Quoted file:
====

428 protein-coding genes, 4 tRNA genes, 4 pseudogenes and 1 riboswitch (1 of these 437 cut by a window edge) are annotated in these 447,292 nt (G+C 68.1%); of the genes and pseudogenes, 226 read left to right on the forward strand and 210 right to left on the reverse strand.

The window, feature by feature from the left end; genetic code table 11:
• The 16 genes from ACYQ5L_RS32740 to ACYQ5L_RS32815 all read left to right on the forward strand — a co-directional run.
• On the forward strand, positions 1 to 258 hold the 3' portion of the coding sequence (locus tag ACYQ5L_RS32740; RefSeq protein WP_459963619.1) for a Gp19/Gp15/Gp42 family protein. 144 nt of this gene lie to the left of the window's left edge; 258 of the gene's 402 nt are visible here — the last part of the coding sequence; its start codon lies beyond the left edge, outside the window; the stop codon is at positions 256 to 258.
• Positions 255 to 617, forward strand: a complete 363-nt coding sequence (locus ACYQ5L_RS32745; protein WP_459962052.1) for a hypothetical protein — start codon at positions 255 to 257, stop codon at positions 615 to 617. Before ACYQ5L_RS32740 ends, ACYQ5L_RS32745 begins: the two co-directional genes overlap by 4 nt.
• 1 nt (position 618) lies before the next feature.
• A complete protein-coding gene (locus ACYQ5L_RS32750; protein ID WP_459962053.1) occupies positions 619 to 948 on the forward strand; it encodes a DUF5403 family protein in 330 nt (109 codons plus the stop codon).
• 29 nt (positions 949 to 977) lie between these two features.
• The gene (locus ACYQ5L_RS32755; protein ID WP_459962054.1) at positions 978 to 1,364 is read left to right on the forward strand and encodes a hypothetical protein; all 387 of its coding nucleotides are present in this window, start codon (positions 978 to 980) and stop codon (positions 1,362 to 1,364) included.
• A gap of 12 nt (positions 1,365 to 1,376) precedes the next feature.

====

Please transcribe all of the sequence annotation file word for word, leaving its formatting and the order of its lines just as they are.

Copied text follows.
428 protein-coding genes, 4 tRNA genes, 4 pseudogenes and 1 riboswitch (1 of these 437 cut by a window edge) are annotated in these 447,292 nt (G+C 68.1%); of the genes and pseudogenes, 226 read left to right on the forward strand and 210 right to left on the reverse strand.

The window, feature by feature from the left end; genetic code table 11:
• The 16 genes from ACYQ5L_RS32740 to ACYQ5L_RS32815 all read left to right on the forward strand — a co-directional run.
• On the forward strand, positions 1 to 258 hold the 3' portion of the coding sequence (locus tag ACYQ5L_RS32740; RefSeq protein WP_459963619.1) for a Gp19/Gp15/Gp42 family protein. 144 nt of this gene lie to the left of the window's left edge; 258 of the gene's 402 nt are visible here — the last part of the coding sequence; its start codon lies beyond the left edge, outside the window; the stop codon is at positions 256 to 258.
• Positions 255 to 617, forward strand: a complete 363-nt coding sequence (locus ACYQ5L_RS32745; protein WP_459962052.1) for a hypothetical protein — start codon at positions 255 to 257, stop codon at positions 615 to 617. Before ACYQ5L_RS32740 ends, ACYQ5L_RS32745 begins: the two co-directional genes overlap by 4 nt.
• 1 nt (position 618) lies before the next feature.
• A complete protein-coding gene (locus ACYQ5L_RS32750; protein ID WP_459962053.1) occupies positions 619 to 948 on the forward strand; it encodes a DUF5403 family protein in 330 nt (109 codons plus the stop codon).
• 29 nt (positions 949 to 977) lie between these two features.
• The gene (locus ACYQ5L_RS32755; protein ID WP_459962054.1) at positions 978 to 1,364 is read left to right on the forward strand and encodes a hypothetical protein; all 387 of its coding nucleotides are present in this window, start codon (positions 978 to 980) and stop codon (positions 1,362 to 1,364) included.
• A gap of 12 nt (positions 1,365 to 1,376) precedes the next feature.